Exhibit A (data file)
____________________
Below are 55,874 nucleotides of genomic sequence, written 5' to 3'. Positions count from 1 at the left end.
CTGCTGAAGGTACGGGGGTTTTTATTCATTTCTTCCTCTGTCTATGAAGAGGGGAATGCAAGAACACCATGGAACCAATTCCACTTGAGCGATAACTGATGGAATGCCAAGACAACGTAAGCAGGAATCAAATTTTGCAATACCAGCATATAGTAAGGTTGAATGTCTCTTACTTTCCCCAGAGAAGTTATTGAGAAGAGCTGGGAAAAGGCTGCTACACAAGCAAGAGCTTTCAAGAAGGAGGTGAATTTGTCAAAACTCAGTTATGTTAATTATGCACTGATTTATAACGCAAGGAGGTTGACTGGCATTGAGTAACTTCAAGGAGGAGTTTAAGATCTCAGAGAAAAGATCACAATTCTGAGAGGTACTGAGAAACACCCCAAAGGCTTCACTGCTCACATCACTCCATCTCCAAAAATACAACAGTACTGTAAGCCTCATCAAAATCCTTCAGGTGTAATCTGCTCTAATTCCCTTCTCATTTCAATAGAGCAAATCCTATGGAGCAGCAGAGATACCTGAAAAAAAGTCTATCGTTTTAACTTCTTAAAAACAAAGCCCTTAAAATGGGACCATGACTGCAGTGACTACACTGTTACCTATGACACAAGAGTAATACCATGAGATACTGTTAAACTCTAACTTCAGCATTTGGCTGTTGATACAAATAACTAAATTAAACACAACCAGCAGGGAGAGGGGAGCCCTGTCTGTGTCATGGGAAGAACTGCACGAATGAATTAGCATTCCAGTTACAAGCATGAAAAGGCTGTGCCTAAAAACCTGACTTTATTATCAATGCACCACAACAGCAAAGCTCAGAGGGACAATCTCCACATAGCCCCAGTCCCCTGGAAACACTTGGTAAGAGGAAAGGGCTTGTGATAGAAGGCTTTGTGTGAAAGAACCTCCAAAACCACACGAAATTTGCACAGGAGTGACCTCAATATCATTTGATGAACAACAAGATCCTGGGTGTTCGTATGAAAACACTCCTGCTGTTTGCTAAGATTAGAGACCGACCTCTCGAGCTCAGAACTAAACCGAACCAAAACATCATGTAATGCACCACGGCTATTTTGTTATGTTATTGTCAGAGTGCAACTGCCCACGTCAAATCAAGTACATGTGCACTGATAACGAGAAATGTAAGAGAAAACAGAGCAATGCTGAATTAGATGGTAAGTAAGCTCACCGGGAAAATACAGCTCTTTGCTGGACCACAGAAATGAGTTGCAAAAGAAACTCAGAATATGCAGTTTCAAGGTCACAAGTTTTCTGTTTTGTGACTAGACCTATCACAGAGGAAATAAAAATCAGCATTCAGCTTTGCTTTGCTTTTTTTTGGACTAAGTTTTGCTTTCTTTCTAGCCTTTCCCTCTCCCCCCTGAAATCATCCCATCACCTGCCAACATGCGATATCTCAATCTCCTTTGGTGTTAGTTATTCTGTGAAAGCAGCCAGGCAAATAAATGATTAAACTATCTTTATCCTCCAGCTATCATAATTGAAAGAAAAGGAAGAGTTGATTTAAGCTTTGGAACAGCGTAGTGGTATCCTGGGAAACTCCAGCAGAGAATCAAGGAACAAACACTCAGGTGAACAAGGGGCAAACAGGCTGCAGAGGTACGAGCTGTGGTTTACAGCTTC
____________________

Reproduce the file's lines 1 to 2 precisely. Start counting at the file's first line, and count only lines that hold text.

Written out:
Below are 55,874 nucleotides of genomic sequence, written 5' to 3'. Positions count from 1 at the left end.
CTGCTGAAGGTACGGGGGTTTTTATTCATTTCTTCCTCTGTCTATGAAGAGGGGAATGCAAGAACACCATGGAACCAATTCCACTTGAGCGATAACTGATGGAATGCCAAGACAACGTAAGCAGGAATCAAATTTTGCAATACCAGCATATAGTAAGGTTGAATGTCTCTTACTTTCCCCAGAGAAGTTATTGAGAAGAGCTGGGAAAAGGCTGCTACACAAGCAAGAGCTTTCAAGAAGGAGGTGAATTTGTCAAAACTCAGTTATGTTAATTATGCACTGATTTATAACGCAAGGAGGTTGACTGGCATTGAGTAACTTCAAGGAGGAGTTTAAGATCTCAGAGAAAAGATCACAATTCTGAGAGGTACTGAGAAACACCCCAAAGGCTTCACTGCTCACATCACTCCATCTCCAAAAATACAACAGTACTGTAAGCCTCATCAAAATCCTTCAGGTGTAATCTGCTCTAATTCCCTTCTCATTTCAATAGAGCAAATCCTATGGAGCAGCAGAGATACCTGAAAAAAAGTCTATCGTTTTAACTTCTTAAAAACAAAGCCCTTAAAATGGGACCATGACTGCAGTGACTACACTGTTACCTATGACACAAGAGTAATACCATGAGATACTGTTAAACTCTAACTTCAGCATTTGGCTGTTGATACAAATAACTAAATTAAACACAACCAGCAGGGAGAGGGGAGCCCTGTCTGTGTCATGGGAAGAACTGCACGAATGAATTAGCATTCCAGTTACAAGCATGAAAAGGCTGTGCCTAAAAACCTGACTTTATTATCAATGCACCACAACAGCAAAGCTCAGAGGGACAATCTCCACATAGCCCCAGTCCCCTGGAAACACTTGGTAAGAGGAAAGGGCTTGTGATAGAAGGCTTTGTGTGAAAGAACCTCCAAAACCACACGAAATTTGCACAGGAGTGACCTCAATATCATTTGATGAACAACAAGATCCTGGGTGTTCGTATGAAAACACTCCTGCTGTTTGCTAAGATTAGAGACCGACCTCTCGAGCTCAGAACTAAACCGAACCAAAACATCATGTAATGCACCACGGCTATTTTGTTATGTTATTGTCAGAGTGCAACTGCCCACGTCAAATCAAGTACATGTGCACTGATAACGAGAAATGTAAGAGAAAACAGAGCAATGCTGAATTAGATGGTAAGTAAGCTCACCGGGAAAATACAGCTCTTTGCTGGACCACAGAAATGAGTTGCAAAAGAAACTCAGAATATGCAGTTTCAAGGTCACAAGTTTTCTGTTTTGTGACTAGACCTATCACAGAGGAAATAAAAATCAGCATTCAGCTTTGCTTTGCTTTTTTTTGGACTAAGTTTTGCTTTCTTTCTAGCCTTTCCCTCTCCCCCCTGAAATCATCCCATCACCTGCCAACATGCGATATCTCAATCTCCTTTGGTGTTAGTTATTCTGTGAAAGCAGCCAGGCAAATAAATGATTAAACTATCTTTATCCTCCAGCTATCATAATTGAAAGAAAAGGAAGAGTTGATTTAAGCTTTGGAACAGCGTAGTGGTATCCTGGGAAACTCCAGCAGAGAATCAAGGAACAAACACTCAGGTGAACAAGGGGCAAACAGGCTGCAGAGGTACGAGCTGTGGTTTACAGCTTC